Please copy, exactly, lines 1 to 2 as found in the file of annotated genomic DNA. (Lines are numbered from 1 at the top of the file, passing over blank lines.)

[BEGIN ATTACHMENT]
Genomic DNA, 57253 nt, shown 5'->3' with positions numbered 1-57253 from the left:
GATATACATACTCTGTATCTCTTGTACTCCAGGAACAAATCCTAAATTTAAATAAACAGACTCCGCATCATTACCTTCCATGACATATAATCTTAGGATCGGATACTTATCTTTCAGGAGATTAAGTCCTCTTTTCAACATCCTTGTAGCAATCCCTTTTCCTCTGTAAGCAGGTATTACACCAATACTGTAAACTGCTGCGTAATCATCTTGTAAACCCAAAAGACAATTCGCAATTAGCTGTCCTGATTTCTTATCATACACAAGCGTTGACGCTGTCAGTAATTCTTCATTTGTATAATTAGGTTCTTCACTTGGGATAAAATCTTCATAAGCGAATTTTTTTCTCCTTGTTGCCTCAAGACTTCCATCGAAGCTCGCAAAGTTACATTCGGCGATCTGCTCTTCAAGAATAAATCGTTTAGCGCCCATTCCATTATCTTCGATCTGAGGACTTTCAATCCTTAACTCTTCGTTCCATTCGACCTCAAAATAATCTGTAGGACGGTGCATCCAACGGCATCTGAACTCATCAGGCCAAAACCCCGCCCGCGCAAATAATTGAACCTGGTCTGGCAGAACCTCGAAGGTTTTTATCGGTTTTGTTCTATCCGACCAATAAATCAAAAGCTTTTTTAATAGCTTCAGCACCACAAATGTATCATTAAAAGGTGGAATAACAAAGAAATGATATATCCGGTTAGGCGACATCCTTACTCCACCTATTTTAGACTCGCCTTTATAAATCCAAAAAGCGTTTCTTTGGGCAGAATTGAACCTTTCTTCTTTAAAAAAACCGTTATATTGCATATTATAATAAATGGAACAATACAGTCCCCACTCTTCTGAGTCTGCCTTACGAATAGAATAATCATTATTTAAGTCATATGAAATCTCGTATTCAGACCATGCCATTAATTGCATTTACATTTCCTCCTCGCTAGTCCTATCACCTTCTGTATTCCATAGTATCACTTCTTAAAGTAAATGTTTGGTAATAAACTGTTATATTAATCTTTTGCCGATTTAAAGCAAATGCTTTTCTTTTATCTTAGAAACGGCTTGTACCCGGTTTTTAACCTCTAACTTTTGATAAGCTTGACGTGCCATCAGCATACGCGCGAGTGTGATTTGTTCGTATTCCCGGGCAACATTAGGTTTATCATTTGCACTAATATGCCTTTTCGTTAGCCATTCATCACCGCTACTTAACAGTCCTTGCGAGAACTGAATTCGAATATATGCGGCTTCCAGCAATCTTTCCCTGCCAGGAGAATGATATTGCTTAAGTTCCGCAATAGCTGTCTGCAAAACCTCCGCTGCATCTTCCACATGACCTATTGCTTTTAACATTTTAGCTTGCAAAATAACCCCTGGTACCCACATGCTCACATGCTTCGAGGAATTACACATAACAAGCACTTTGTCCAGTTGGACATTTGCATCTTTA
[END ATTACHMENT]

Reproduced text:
Genomic DNA, 57253 nt, shown 5'->3' with positions numbered 1-57253 from the left:
GATATACATACTCTGTATCTCTTGTACTCCAGGAACAAATCCTAAATTTAAATAAACAGACTCCGCATCATTACCTTCCATGACATATAATCTTAGGATCGGATACTTATCTTTCAGGAGATTAAGTCCTCTTTTCAACATCCTTGTAGCAATCCCTTTTCCTCTGTAAGCAGGTATTACACCAATACTGTAAACTGCTGCGTAATCATCTTGTAAACCCAAAAGACAATTCGCAATTAGCTGTCCTGATTTCTTATCATACACAAGCGTTGACGCTGTCAGTAATTCTTCATTTGTATAATTAGGTTCTTCACTTGGGATAAAATCTTCATAAGCGAATTTTTTTCTCCTTGTTGCCTCAAGACTTCCATCGAAGCTCGCAAAGTTACATTCGGCGATCTGCTCTTCAAGAATAAATCGTTTAGCGCCCATTCCATTATCTTCGATCTGAGGACTTTCAATCCTTAACTCTTCGTTCCATTCGACCTCAAAATAATCTGTAGGACGGTGCATCCAACGGCATCTGAACTCATCAGGCCAAAACCCCGCCCGCGCAAATAATTGAACCTGGTCTGGCAGAACCTCGAAGGTTTTTATCGGTTTTGTTCTATCCGACCAATAAATCAAAAGCTTTTTTAATAGCTTCAGCACCACAAATGTATCATTAAAAGGTGGAATAACAAAGAAATGATATATCCGGTTAGGCGACATCCTTACTCCACCTATTTTAGACTCGCCTTTATAAATCCAAAAAGCGTTTCTTTGGGCAGAATTGAACCTTTCTTCTTTAAAAAAACCGTTATATTGCATATTATAATAAATGGAACAATACAGTCCCCACTCTTCTGAGTCTGCCTTACGAATAGAATAATCATTATTTAAGTCATATGAAATCTCGTATTCAGACCATGCCATTAATTGCATTTACATTTCCTCCTCGCTAGTCCTATCACCTTCTGTATTCCATAGTATCACTTCTTAAAGTAAATGTTTGGTAATAAACTGTTATATTAATCTTTTGCCGATTTAAAGCAAATGCTTTTCTTTTATCTTAGAAACGGCTTGTACCCGGTTTTTAACCTCTAACTTTTGATAAGCTTGACGTGCCATCAGCATACGCGCGAGTGTGATTTGTTCGTATTCCCGGGCAACATTAGGTTTATCATTTGCACTAATATGCCTTTTCGTTAGCCATTCATCACCGCTACTTAACAGTCCTTGCGAGAACTGAATTCGAATATATGCGGCTTCCAGCAATCTTTCCCTGCCAGGAGAATGATATTGCTTAAGTTCCGCAATAGCTGTCTGCAAAACCTCCGCTGCATCTTCCACATGACCTATTGCTTTTAACATTTTAGCTTGCAAAATAACCCCTGGTACCCACATGCTCACATGCTTCGAGGAATTACACATAACAAGCACTTTGTCCAGTTGGACATTTGCATCTTTA